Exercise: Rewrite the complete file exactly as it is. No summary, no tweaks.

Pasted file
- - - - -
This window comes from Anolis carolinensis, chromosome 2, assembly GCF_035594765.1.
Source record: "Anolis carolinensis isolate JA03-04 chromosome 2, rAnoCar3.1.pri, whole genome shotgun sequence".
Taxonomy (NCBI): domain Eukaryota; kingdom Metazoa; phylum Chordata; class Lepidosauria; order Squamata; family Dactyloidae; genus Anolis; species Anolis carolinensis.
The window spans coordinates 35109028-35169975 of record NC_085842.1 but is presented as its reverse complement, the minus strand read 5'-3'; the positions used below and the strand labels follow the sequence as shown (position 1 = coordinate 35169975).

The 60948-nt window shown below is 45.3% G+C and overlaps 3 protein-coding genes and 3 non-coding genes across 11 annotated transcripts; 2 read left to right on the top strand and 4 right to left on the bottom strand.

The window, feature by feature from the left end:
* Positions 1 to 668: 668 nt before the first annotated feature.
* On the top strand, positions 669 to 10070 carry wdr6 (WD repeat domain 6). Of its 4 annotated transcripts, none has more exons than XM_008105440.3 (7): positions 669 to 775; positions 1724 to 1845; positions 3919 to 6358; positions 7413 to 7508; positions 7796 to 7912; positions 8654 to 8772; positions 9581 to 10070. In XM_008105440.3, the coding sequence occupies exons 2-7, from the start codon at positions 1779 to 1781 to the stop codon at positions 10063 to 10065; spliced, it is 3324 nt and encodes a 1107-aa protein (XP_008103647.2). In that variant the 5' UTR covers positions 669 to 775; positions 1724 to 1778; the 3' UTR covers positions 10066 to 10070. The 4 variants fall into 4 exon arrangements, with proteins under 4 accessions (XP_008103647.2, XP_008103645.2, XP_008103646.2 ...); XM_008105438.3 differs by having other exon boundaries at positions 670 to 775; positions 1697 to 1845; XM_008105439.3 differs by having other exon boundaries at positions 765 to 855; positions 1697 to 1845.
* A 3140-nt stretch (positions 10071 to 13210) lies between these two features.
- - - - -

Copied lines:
This window comes from Anolis carolinensis, chromosome 2, assembly GCF_035594765.1.
Source record: "Anolis carolinensis isolate JA03-04 chromosome 2, rAnoCar3.1.pri, whole genome shotgun sequence".
Taxonomy (NCBI): domain Eukaryota; kingdom Metazoa; phylum Chordata; class Lepidosauria; order Squamata; family Dactyloidae; genus Anolis; species Anolis carolinensis.
The window spans coordinates 35109028-35169975 of record NC_085842.1 but is presented as its reverse complement, the minus strand read 5'-3'; the positions used below and the strand labels follow the sequence as shown (position 1 = coordinate 35169975).

The 60948-nt window shown below is 45.3% G+C and overlaps 3 protein-coding genes and 3 non-coding genes across 11 annotated transcripts; 2 read left to right on the top strand and 4 right to left on the bottom strand.

The window, feature by feature from the left end:
* Positions 1 to 668: 668 nt before the first annotated feature.
* On the top strand, positions 669 to 10070 carry wdr6 (WD repeat domain 6). Of its 4 annotated transcripts, none has more exons than XM_008105440.3 (7): positions 669 to 775; positions 1724 to 1845; positions 3919 to 6358; positions 7413 to 7508; positions 7796 to 7912; positions 8654 to 8772; positions 9581 to 10070. In XM_008105440.3, the coding sequence occupies exons 2-7, from the start codon at positions 1779 to 1781 to the stop codon at positions 10063 to 10065; spliced, it is 3324 nt and encodes a 1107-aa protein (XP_008103647.2). In that variant the 5' UTR covers positions 669 to 775; positions 1724 to 1778; the 3' UTR covers positions 10066 to 10070. The 4 variants fall into 4 exon arrangements, with proteins under 4 accessions (XP_008103647.2, XP_008103645.2, XP_008103646.2 ...); XM_008105438.3 differs by having other exon boundaries at positions 670 to 775; positions 1697 to 1845; XM_008105439.3 differs by having other exon boundaries at positions 765 to 855; positions 1697 to 1845.
* A 3140-nt stretch (positions 10071 to 13210) lies between these two features.